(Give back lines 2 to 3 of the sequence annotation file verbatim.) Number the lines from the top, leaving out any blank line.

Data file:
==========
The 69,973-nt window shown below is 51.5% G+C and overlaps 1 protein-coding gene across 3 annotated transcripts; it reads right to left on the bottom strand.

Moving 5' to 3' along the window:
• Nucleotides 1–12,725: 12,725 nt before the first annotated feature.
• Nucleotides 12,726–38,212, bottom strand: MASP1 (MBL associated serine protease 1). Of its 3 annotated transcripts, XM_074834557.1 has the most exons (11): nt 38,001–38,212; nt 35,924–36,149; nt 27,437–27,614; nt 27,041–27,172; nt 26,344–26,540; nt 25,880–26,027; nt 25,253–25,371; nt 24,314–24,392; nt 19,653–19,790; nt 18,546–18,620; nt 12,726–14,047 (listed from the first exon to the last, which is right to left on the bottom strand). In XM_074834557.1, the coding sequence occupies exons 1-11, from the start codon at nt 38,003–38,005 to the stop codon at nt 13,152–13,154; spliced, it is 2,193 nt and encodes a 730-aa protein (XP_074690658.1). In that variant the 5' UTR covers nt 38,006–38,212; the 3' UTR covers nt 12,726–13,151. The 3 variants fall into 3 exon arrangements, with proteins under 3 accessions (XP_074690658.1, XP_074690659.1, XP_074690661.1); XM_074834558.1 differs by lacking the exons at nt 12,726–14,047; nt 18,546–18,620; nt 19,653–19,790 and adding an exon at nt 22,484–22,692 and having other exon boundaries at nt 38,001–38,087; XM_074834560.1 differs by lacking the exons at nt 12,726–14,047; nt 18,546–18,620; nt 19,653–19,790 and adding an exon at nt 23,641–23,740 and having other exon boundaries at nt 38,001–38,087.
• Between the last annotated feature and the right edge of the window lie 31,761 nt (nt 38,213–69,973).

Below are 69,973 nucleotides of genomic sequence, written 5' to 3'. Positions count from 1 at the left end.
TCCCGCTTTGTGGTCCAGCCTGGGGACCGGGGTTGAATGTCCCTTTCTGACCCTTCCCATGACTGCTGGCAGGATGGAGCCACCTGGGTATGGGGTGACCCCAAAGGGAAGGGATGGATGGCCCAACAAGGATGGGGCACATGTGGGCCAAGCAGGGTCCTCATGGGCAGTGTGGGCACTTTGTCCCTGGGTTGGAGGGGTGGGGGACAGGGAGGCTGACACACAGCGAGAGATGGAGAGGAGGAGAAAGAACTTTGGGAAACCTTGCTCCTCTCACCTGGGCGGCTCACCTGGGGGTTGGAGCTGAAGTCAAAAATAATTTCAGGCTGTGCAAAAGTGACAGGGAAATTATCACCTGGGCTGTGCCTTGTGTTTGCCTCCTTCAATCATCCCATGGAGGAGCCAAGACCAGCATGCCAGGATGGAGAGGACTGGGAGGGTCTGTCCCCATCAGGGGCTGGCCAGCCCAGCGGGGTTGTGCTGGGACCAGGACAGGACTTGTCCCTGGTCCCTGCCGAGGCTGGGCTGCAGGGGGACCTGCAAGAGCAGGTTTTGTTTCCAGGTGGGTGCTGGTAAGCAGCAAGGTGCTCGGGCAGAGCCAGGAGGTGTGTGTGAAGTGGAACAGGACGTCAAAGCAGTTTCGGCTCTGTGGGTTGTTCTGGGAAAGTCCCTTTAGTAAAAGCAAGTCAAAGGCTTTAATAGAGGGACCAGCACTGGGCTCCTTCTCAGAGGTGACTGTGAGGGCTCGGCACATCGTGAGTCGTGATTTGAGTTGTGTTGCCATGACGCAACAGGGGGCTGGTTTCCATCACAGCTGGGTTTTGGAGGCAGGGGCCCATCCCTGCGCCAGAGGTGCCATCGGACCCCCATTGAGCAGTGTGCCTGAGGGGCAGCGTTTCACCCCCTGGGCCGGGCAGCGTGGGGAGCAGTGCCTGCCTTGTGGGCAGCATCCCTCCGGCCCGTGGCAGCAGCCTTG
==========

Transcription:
Moving 5' to 3' along the window:
• Nucleotides 1–12,725: 12,725 nt before the first annotated feature.